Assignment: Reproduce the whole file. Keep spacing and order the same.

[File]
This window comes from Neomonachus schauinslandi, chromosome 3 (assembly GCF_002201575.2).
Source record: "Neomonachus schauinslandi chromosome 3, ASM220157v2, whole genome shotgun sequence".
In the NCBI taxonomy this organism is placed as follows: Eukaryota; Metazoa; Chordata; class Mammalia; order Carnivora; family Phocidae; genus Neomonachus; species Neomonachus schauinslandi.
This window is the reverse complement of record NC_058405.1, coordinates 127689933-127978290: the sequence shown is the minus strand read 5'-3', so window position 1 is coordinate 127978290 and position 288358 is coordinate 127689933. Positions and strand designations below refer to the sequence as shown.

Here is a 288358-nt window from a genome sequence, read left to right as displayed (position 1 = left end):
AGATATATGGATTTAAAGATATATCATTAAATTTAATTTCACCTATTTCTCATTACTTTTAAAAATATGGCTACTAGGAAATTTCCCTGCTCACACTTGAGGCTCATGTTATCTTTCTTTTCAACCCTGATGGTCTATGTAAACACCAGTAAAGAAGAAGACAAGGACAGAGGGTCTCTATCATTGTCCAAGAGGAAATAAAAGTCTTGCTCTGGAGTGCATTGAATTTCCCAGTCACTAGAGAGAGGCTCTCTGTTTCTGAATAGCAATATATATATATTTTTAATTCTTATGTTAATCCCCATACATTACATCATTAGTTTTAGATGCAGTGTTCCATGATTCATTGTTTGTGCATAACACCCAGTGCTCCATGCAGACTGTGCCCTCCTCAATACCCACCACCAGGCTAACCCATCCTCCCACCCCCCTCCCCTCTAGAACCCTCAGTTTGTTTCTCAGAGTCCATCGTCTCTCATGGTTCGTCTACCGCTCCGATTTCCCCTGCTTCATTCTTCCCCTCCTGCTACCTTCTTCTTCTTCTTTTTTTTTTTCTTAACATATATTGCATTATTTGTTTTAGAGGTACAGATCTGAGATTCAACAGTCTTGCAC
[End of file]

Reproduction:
This window comes from Neomonachus schauinslandi, chromosome 3 (assembly GCF_002201575.2).
Source record: "Neomonachus schauinslandi chromosome 3, ASM220157v2, whole genome shotgun sequence".
In the NCBI taxonomy this organism is placed as follows: Eukaryota; Metazoa; Chordata; class Mammalia; order Carnivora; family Phocidae; genus Neomonachus; species Neomonachus schauinslandi.
This window is the reverse complement of record NC_058405.1, coordinates 127689933-127978290: the sequence shown is the minus strand read 5'-3', so window position 1 is coordinate 127978290 and position 288358 is coordinate 127689933. Positions and strand designations below refer to the sequence as shown.

Here is a 288358-nt window from a genome sequence, read left to right as displayed (position 1 = left end):
AGATATATGGATTTAAAGATATATCATTAAATTTAATTTCACCTATTTCTCATTACTTTTAAAAATATGGCTACTAGGAAATTTCCCTGCTCACACTTGAGGCTCATGTTATCTTTCTTTTCAACCCTGATGGTCTATGTAAACACCAGTAAAGAAGAAGACAAGGACAGAGGGTCTCTATCATTGTCCAAGAGGAAATAAAAGTCTTGCTCTGGAGTGCATTGAATTTCCCAGTCACTAGAGAGAGGCTCTCTGTTTCTGAATAGCAATATATATATATTTTTAATTCTTATGTTAATCCCCATACATTACATCATTAGTTTTAGATGCAGTGTTCCATGATTCATTGTTTGTGCATAACACCCAGTGCTCCATGCAGACTGTGCCCTCCTCAATACCCACCACCAGGCTAACCCATCCTCCCACCCCCCTCCCCTCTAGAACCCTCAGTTTGTTTCTCAGAGTCCATCGTCTCTCATGGTTCGTCTACCGCTCCGATTTCCCCTGCTTCATTCTTCCCCTCCTGCTACCTTCTTCTTCTTCTTTTTTTTTTTCTTAACATATATTGCATTATTTGTTTTAGAGGTACAGATCTGAGATTCAACAGTCTTGCAC